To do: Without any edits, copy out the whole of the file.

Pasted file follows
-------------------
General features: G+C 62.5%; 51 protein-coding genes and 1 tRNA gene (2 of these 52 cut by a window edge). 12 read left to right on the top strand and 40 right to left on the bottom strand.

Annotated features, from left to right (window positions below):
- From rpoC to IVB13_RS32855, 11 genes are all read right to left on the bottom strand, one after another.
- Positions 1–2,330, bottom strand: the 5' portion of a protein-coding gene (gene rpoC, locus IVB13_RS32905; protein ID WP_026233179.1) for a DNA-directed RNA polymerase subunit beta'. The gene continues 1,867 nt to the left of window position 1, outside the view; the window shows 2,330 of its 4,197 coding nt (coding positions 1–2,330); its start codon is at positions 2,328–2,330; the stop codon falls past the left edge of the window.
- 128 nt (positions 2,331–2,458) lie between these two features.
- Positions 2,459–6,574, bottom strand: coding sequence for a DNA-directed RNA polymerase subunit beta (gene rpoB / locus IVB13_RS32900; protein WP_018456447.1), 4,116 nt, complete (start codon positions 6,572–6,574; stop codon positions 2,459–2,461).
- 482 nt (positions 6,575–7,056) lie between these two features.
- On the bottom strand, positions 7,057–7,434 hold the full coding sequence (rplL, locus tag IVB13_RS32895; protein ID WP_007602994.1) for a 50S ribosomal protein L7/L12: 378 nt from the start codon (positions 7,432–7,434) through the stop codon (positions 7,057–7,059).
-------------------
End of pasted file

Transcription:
General features: G+C 62.5%; 51 protein-coding genes and 1 tRNA gene (2 of these 52 cut by a window edge). 12 read left to right on the top strand and 40 right to left on the bottom strand.

Annotated features, from left to right (window positions below):
- From rpoC to IVB13_RS32855, 11 genes are all read right to left on the bottom strand, one after another.
- Positions 1–2,330, bottom strand: the 5' portion of a protein-coding gene (gene rpoC, locus IVB13_RS32905; protein ID WP_026233179.1) for a DNA-directed RNA polymerase subunit beta'. The gene continues 1,867 nt to the left of window position 1, outside the view; the window shows 2,330 of its 4,197 coding nt (coding positions 1–2,330); its start codon is at positions 2,328–2,330; the stop codon falls past the left edge of the window.
- 128 nt (positions 2,331–2,458) lie between these two features.
- Positions 2,459–6,574, bottom strand: coding sequence for a DNA-directed RNA polymerase subunit beta (gene rpoB / locus IVB13_RS32900; protein WP_018456447.1), 4,116 nt, complete (start codon positions 6,572–6,574; stop codon positions 2,459–2,461).
- 482 nt (positions 6,575–7,056) lie between these two features.
- On the bottom strand, positions 7,057–7,434 hold the full coding sequence (rplL, locus tag IVB13_RS32895; protein ID WP_007602994.1) for a 50S ribosomal protein L7/L12: 378 nt from the start codon (positions 7,432–7,434) through the stop codon (positions 7,057–7,059).